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Service Begins at the Top

One of the objections we hear about trying to improve customer service is that much of the workforce is transient – young employees who do not have a commitment to stay. We hear some other harsh assumptions made about this particular workforce; for example, they act as though they are doing the employer a favor by working there, they don’t value customer service as important, and they just don’t have the same work ethic.

This drove us to talk to some twenty-somethings who are in our local workforce. We wanted to find out if this was truly an obstacle and if this portion of the workforce is totally hopeless, or if we could find some tips to help businesses that employ them.

Here’s what they told us. When employed by good leaders who clearly communicate their expectations, reward good work, are accessible, keep their word, are honest, and will not ask anything of the employees that they would not do themselves, then these employees will work hard and stay with that employer. Staying someplace where they are valued, have opportunities, and are rewarded for good work is more appealing than looking for new employment.

Build a Culture of Engagement

A critical piece of providing outstanding customer service is engaging the customer. As a leader, you need to engage your employees even more than your customers. By doing so, you will provide the model and the foundation for your employees to follow. What it boils down to is building a culture of engagement and the elements of this culture include: n Hiring, Orienting, Modeling, Communication, Expectations, Support, Recognition, Teamwork, Growth, Opportunity

Begin by bringing the right people on board. Use the hiring process to determine how compatible they will be with your mission, vision, and your team, as well as what they are looking for in a company. There is a wealth of assessments available to assist you in selecting someone with the right behaviors, values and aptitudes. However, you can discover similar information with skilled behavioral interviewing techniques.          Build questions that include “Tell me about a time when…” and fill in the types of scenarios the candidate is likely to encounter that will tell you his/her style and values around customer service, teamwork and accountability. Successful businesses say they will keep looking until they find the right fit with their already well functioning teams. Once the new employee is on board, use the opportunity to provide a complete

orientation. In addition to how to do the work, introduce the employee to other departments. Be very clear about your expectations for customer service, quality, values, and teamwork. A full orientation to the business will give confidence to new employees so they can focus on delivering great service.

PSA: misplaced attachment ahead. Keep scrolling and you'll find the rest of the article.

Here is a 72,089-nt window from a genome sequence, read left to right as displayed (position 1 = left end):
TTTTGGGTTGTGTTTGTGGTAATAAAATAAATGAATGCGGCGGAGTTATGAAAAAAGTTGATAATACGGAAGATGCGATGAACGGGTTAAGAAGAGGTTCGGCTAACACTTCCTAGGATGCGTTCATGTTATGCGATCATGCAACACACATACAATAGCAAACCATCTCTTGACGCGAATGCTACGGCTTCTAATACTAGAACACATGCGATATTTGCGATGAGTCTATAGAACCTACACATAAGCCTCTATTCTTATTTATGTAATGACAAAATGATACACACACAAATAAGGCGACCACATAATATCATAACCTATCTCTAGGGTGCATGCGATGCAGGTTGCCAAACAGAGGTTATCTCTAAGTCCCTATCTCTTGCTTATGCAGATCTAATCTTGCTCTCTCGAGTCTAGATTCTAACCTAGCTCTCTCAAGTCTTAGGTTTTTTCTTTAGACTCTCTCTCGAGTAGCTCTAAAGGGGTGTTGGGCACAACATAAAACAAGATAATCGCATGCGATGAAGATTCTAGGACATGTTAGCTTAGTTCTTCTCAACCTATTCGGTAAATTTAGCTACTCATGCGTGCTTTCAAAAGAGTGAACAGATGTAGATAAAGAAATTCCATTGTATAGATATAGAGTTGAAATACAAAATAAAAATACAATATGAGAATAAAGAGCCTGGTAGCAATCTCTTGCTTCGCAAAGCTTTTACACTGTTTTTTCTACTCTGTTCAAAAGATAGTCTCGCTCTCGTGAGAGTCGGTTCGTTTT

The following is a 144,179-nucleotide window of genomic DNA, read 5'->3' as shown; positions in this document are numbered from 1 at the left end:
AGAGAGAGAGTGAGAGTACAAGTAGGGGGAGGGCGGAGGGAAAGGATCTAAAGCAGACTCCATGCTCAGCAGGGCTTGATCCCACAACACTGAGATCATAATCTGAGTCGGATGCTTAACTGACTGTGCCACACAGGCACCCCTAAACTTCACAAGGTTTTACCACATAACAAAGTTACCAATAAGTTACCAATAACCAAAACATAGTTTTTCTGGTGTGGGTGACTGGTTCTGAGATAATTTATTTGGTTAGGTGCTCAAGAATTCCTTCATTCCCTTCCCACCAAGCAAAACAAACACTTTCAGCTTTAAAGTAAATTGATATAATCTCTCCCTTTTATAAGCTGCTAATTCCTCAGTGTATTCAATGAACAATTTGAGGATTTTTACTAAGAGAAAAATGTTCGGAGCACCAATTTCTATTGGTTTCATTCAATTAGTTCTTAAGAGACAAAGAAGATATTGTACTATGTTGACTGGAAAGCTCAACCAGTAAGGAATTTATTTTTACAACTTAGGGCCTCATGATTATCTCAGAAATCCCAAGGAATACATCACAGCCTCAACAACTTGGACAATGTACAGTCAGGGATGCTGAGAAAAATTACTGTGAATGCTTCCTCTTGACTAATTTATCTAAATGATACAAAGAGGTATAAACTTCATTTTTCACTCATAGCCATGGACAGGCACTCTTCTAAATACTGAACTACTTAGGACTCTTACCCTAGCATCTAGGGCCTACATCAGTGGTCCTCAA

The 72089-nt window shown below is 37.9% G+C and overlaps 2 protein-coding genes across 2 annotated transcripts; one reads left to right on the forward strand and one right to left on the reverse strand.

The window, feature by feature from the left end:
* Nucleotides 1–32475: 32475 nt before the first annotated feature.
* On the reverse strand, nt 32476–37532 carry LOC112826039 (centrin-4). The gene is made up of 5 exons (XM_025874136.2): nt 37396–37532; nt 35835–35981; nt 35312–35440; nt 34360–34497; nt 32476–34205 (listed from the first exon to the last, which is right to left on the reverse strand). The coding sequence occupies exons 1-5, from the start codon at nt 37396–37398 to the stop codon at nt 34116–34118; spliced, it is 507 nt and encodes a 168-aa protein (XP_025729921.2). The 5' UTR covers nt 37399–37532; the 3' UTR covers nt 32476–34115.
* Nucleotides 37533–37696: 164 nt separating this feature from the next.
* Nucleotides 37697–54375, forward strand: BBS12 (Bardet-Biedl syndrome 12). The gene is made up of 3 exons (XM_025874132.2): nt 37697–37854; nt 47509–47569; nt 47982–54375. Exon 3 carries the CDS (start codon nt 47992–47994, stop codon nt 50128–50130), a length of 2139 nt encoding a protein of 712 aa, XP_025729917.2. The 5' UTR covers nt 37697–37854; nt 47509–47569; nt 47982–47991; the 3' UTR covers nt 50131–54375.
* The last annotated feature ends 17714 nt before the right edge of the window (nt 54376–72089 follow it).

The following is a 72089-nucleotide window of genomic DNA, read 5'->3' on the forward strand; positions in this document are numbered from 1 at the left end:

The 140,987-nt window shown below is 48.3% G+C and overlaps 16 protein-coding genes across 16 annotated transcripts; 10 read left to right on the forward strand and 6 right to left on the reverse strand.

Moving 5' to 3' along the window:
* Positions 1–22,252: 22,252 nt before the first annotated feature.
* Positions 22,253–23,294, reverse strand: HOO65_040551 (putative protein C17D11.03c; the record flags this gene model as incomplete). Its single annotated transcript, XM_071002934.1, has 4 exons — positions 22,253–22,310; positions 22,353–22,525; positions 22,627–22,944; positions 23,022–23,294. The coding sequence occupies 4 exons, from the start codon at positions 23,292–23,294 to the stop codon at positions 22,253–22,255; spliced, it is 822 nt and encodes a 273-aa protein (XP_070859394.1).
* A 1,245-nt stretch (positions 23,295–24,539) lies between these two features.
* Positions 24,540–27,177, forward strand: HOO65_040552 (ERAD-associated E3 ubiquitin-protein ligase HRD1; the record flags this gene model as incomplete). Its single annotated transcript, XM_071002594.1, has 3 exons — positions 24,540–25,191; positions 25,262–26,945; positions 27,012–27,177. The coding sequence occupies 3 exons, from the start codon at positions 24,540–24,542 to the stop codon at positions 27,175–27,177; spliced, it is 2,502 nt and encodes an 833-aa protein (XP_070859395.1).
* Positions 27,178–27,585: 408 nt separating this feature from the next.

Set Goals and Recognize Contributions, Potential

What are your goals for an engaged employee and what they do for the business? At a very basic level, employees want to know what

is expected of them and to have the materials and equipment they need to do the work correctly. At this point, employees are focused on, “What do I get?” Having employees who meet your expectations is a great place to start, but there’s more.

After that, employees want to know that someone at work recognizes their contributions and potential. As a leader, you will want to make sure you are encouraging their development and providing constructive feedback on their performance. At this level, employees are asking, “What do I give?”

Work with the employee to identify his/her talents and areas for improvement and how his/her special skills are valuable to the future of the company. With a development plan and timeline in place, you will see self direction and initiative from your employee. Imagine the kind of potential you will realize!

Serious teamwork and collaborations for success happen when employees develop close relationships at work. Coworkers who are committed to quality and the mission and values of a company can collaborate to produce some incredible results. This is the level of engagement where employees are discovering, “Where do I fit in?”

Finally, the ultimate in engagement occurs when employees experience growth and

see opportunities to learn and grow. This is the stage where employees ask, “How can I grow?” At this point, they take ownership of the business and will contribute all they can to its success.

The rewards of a highly engaged workforce – regardless of the ages of your employees – are limitless and the costs of a disengaged workforce can be the downfall of your business. It’s a choice you have and one you will want to take seriously.FBN

• Employee disengagement costs businesses in the united States more than $300 billion a year.

• Engaged business groups rate 86 percent higher in customer satisfaction; have a 78 percent higher safety record, maintain a 70 percent lower turnover rate, deliver 70 percent higher productivity, and score 44 percent more in profitability. (Gallup Study)

Trish Rensink and Jamey Hasapis are owner partners of BelleWether Group, an organiza- tional development company. They can be reached at 928-853-8206.

 

 

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